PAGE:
The Rocket Science of Public vs. Private

SpaceX's ongoing attempts to land a reusable rocket booster back on to its platform barge in the Atlantic have triggered much discussion about the virtues and value of public versus private ownership of such big projects.

In our work on climate finance and economic development, similar debates can often be heard and as our Chief Engineer Willie Munden – who also happens to be my father – spent several decades working at NASA, I figured he might have something interesting to say about the ongoing attempts. 

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Me: So, what do you think about SpaceX? Is it a good idea for us to be privatizing our efforts to reach space? Or are we better off with the public?

Willie: If Space X can be successful at this space flight rocket launch industrialization, than we will be all the better for it. It will allow many things to be done in space that are presently cost-prohibitive; the launch of more science instruments into low earth and geosynchronous orbit for earth climate missions, fundamental space science missions, communications satellites and the like.

The private, commercial space flight rocket programs are the “industrialization” of space flight launches for satellites, instruments, space station supply and finally manned space flight. This is being done to reduce the cost of payload and human launch costs by making the rocket build programs more like an assembly line and less like the current small-batch, highly quality assured manufacturing approach. 

NASA, ESA and the Russian/Soviet, Chinese and Indian space programs have had more than a few mission failures similar to the recent SpaceX problem. And the potential cost reduction is significant, in that past rocket launch costs could be up to 50% of the total mission cost.

Politics and project ownership aside we must always look at each project in a systematic way with attention to all the details of each requirement for the project. If you get the science wrong the mission will fail due to the harsh space flight environment and flight dynamics, or the design will fail to deliver data and information that is fundamental to the programs’ goals and requirements.

In my experience from NASA, space engineering is fundamentally best when science is driving the program and mission selection process. I suspect this is true of all organizations that are science and engineering based. What actually happens at NASA is that politics get added in to the mission selection, design, development, testing and deployment process which increase both mission risks and costs.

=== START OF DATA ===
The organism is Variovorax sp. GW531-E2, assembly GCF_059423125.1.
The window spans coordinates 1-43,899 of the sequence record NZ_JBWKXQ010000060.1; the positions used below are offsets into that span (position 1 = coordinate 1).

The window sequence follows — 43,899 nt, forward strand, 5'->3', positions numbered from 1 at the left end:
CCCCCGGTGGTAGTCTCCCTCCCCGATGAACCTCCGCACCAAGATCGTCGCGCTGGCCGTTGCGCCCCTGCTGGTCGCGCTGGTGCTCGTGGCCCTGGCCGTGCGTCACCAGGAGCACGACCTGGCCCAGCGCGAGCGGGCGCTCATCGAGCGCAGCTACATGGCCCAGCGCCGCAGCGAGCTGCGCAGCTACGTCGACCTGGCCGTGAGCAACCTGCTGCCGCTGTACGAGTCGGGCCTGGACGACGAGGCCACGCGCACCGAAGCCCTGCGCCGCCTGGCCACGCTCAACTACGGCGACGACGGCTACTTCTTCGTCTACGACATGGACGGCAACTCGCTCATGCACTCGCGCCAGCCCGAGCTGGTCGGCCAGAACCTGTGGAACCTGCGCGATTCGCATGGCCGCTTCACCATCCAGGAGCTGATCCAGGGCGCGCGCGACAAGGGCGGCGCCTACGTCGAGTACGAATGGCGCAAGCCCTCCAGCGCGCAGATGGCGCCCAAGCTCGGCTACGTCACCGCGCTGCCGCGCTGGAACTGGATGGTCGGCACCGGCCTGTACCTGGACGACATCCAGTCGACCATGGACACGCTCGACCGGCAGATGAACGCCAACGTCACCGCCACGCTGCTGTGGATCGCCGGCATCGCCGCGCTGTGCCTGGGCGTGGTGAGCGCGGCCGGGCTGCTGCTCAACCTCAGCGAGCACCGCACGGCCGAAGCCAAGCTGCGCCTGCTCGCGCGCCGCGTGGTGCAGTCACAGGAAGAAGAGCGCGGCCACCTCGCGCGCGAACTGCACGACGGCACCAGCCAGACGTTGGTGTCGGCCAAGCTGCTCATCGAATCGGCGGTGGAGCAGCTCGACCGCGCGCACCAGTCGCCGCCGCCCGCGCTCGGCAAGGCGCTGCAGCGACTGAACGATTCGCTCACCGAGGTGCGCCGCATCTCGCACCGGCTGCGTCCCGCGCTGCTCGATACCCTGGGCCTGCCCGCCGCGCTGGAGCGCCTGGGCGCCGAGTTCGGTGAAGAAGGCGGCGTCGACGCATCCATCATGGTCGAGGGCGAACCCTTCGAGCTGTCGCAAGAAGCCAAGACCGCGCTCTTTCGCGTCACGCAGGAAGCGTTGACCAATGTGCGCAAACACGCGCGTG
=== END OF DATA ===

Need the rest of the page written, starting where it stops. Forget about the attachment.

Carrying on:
One example of this is the selection of where to produce the Solid Rocket Boosters (SRBs) for the now decommissioned Space Shuttle. The engineering best practices said to build the SRBs in one large piece, not in sections, for each SRB. The politicians, from states other than Florida, didn’t like this; basically because they wanted some of the Space Shuttle money spent elsewhere.

So the SRBs were designed and built in Utah and the SRB designers were forced to make the design in sections, which contributed to increased testing, transport and probably contributed significantly to the eventual SRB explosion on Challenger.

Me: What are the biggest challenges of engineering for space?

Willie: One is the thermal environment. There is no atmosphere in space therefore no thermal convection, leaving only conduction and radiation as ways to transport heat and keep components in proper temperature operating ranges.

Putting a fan next to something to cool it is of zero use, since there is no fluid (atmosphere) to convey the heat. All the thermal energy generated by the satellites’ electronics, pumps, mechanical friction must be dissipated by conductive and radiative means.

All space craft in low earth orbits (300-1000 km) are thermally influenced by Earth’s and our Sun’s warm and hot radiation and simultaneously by deep, black space’s extremely cold radiation. A single spacecraft can see thermal gradients of over 100 degrees Celsius from the deep space side to the Sun side of the space craft.

To combat this harsh thermal environment designers use multilayer insulation, louvres, radiators, heat pipes, thermal coatings and even heaters on the cold side to properly control the temperature of each component during the mission life cycle.

The second issue is the electromagnetic (EM) radiation environment. Unlike long wavelength thermal radiation, high energy and very short wavelength EM radiation particles pass right through basically all usable space flight shielding. Therefore they can directly impact the junctions of transistors causing permanent damage to the integrated circuit and likely mission failure or degradation.

To mitigate this problem designers have developed very specialized space flight electronic components that have completely different construction and quality assurance testing methods from our commercial electronic components we use on Earth for our computers, TVs and the like. These space flight qualified components are much more costly to design and manufacturer than commercial components but are very EM radiation tolerant where the commercial components are not.

The third issue is the zero gravity of outer space. This is the environmental factor that most people think of when they think about outer space but in fact zero-G is the least problematic of the three space environmental factors listed here for most space flight components.